SNC adopts new five-year Strategic Plan, supports four forest-resilience projects

Jun 6, 2024 | SNC Updates

California poppies densely scattered across across a slope that goes to a river. SNC's Strategic Plan graphic on the lower right.
Photography: Joseph Dondelinger.

The Sierra Nevada Conservancy (SNC) Governing Board has approved a new 2024–2029 Strategic Plan. This plan, approved at the latest meeting, serves as a blueprint for the next five years. It will guide the development of programs, policies, and actions it takes to fulfill its mission of improving the environmental, economic, and social well-being of California’s Sierra-Cascade Region.

“The adoption of our new Strategic Plan is an important moment for the Sierra Nevada Conservancy as we chart our course for the next five years,” said Angela Avery, Executive Officer of the SNC. “Climate change, megafires, and Covid have created profound changes in the Sierra-Cascade region since our last Strategic Plan was created in 2019, and this plan reflects the ways that we are adapting, and staying the course, to serve this vital and dynamic region.”

SNC supports four forest-resilience projects

The Sierra Nevada Conservancy (SNC) Governing Board awarded a little more than $6 million to four different projects to help with the planning and implementation of forest-health efforts. All four projects will promote recovery and resilience to disturbances, such as wildfire, in the Sierra-Cascade.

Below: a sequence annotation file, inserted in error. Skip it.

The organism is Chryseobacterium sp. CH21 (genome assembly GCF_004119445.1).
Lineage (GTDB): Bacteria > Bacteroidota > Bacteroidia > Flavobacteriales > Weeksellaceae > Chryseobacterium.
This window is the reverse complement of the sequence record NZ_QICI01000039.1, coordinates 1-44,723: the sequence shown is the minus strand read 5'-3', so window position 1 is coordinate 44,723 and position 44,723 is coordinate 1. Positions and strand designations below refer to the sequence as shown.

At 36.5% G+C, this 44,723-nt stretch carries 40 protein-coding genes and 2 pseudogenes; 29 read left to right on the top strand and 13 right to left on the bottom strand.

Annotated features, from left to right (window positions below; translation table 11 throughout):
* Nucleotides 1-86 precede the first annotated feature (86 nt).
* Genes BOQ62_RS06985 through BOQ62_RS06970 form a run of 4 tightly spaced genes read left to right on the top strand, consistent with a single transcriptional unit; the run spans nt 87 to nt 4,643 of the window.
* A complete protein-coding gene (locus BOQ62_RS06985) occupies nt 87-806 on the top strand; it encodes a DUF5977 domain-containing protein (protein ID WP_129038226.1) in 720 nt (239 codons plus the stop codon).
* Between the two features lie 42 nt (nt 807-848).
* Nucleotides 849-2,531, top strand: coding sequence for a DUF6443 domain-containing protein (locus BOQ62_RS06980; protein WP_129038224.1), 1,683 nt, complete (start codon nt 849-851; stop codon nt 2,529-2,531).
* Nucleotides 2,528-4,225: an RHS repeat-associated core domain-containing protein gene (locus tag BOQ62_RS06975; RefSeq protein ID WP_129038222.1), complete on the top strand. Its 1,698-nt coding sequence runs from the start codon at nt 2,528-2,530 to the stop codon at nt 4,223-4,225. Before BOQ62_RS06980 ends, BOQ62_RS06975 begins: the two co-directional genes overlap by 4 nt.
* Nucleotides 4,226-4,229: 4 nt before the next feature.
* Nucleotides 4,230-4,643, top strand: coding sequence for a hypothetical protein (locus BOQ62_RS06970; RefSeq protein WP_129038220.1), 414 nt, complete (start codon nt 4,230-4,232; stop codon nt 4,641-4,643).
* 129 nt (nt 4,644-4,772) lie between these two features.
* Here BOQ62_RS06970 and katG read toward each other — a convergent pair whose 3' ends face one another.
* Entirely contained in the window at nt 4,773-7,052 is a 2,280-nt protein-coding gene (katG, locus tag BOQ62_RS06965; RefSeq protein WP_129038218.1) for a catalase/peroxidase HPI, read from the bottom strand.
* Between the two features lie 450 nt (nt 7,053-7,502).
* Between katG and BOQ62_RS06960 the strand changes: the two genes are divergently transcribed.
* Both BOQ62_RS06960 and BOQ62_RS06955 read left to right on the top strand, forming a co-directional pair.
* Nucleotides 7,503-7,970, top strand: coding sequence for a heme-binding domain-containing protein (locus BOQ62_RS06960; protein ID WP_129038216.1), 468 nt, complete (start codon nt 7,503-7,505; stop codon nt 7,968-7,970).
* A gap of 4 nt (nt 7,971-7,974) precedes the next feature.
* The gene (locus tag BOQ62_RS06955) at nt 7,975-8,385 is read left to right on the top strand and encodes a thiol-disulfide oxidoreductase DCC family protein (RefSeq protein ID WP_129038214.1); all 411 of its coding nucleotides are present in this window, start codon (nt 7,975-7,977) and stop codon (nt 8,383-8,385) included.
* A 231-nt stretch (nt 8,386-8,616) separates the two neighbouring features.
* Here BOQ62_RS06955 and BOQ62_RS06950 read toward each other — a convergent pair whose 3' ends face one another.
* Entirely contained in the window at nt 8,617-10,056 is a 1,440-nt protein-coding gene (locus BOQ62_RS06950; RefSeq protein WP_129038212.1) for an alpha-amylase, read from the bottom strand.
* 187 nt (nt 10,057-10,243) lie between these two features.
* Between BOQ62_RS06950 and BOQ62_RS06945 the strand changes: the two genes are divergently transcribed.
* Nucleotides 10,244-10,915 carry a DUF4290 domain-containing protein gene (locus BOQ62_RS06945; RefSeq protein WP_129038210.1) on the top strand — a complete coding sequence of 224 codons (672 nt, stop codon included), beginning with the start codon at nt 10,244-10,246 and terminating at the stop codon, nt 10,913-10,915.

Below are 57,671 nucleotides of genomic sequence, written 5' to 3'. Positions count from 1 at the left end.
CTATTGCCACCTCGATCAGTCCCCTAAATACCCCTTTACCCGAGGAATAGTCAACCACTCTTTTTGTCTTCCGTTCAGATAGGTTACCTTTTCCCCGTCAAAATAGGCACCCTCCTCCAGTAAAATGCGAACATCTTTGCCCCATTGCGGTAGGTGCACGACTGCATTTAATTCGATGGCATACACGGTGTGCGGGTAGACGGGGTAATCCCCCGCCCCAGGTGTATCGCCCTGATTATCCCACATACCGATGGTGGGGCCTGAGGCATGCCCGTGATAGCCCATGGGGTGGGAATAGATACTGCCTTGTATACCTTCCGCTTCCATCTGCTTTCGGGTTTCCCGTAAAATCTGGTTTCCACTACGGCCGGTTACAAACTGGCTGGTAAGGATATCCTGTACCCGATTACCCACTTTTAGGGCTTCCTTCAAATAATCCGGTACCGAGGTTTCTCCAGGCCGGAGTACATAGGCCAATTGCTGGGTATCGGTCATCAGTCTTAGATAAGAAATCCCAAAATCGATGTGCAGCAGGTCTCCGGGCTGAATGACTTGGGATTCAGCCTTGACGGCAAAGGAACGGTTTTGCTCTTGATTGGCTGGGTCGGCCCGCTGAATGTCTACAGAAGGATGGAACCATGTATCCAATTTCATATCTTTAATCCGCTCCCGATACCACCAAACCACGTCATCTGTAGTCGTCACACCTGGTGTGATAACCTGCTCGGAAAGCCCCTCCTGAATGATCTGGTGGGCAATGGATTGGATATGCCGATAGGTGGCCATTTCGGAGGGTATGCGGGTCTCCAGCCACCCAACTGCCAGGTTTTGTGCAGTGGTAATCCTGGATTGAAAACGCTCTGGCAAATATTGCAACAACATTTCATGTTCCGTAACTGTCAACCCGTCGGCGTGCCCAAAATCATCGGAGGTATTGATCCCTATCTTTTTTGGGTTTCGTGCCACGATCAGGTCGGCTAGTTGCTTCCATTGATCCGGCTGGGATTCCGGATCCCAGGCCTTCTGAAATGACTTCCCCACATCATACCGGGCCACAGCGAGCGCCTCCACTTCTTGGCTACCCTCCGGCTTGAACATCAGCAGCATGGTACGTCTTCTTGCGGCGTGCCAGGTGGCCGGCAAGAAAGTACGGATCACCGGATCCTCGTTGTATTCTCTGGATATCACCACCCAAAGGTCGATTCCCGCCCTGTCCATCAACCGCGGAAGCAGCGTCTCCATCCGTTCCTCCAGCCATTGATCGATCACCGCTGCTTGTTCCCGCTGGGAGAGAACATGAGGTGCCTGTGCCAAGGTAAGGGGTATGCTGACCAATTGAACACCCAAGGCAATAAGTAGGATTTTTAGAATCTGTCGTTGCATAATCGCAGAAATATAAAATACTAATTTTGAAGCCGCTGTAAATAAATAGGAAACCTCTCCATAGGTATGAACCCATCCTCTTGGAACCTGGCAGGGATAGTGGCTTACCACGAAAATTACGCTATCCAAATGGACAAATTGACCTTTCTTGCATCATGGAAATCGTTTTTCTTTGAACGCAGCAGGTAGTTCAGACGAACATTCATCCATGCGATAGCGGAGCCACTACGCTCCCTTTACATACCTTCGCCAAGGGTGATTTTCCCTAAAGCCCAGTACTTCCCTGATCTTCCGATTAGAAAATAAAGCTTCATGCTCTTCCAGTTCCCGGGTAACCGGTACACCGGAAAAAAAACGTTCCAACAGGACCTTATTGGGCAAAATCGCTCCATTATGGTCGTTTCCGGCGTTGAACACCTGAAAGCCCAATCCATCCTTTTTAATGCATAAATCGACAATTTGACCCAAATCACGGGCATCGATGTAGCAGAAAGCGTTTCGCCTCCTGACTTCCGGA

The projects, in the northern and central Sierra-Cascade will help to improve wildfire and forest resilience in and around vulnerable communities. Three of the four projects were awarded conditionally based on funding availability of the 2024 Budget Act. The projects are located in Nevada, Placer, and Shasta counties.

The largest conditional grant of $2,449,498 went to the National Forest Foundation to help protect homes and infrastructure in the wildland-urban interface around the communities of Alpine Meadows and Olympic Valley. Through mastication and hand thinning, the National Forest Foundation will work with a variety of partners, including the Tahoe National Forest, to reduce dense fuels on at least 764 acres near Alpine Meadows.

Another conditional grant for $1,280,200 was awarded to the Truckee Donner Land Trust to implement a Timber Harvest Plan for the northeast end of Royal Gorge to continue efforts to improve water quality and reduce fuels on approximately 291 acres in and around the Serene Lakes neighborhood. The work will greatly help to minimize the risk of catastrophic wildfire in the area.

In neighboring Nevada County, the Yuba Watershed Institute will utilize $823,500 to improve forest conditions on roughly 195 acres in the Little Deer Creek watershed.

The third conditional grant based on the 2024 Budget Act was a $1,500,000 award to the Pit Resource Conservation District to help construct a new sawmill that will manufacture lumber from nearby fuels-reduction projects. Not only will the new sawmill help to increase the pace and scale of forest-health work throughout the Sierra-Cascade, but it will also help nearby communities by providing approximately 30 new jobs, depending on operational capacity.

View more information on the complete list of projects funded by the SNC board at the June meeting.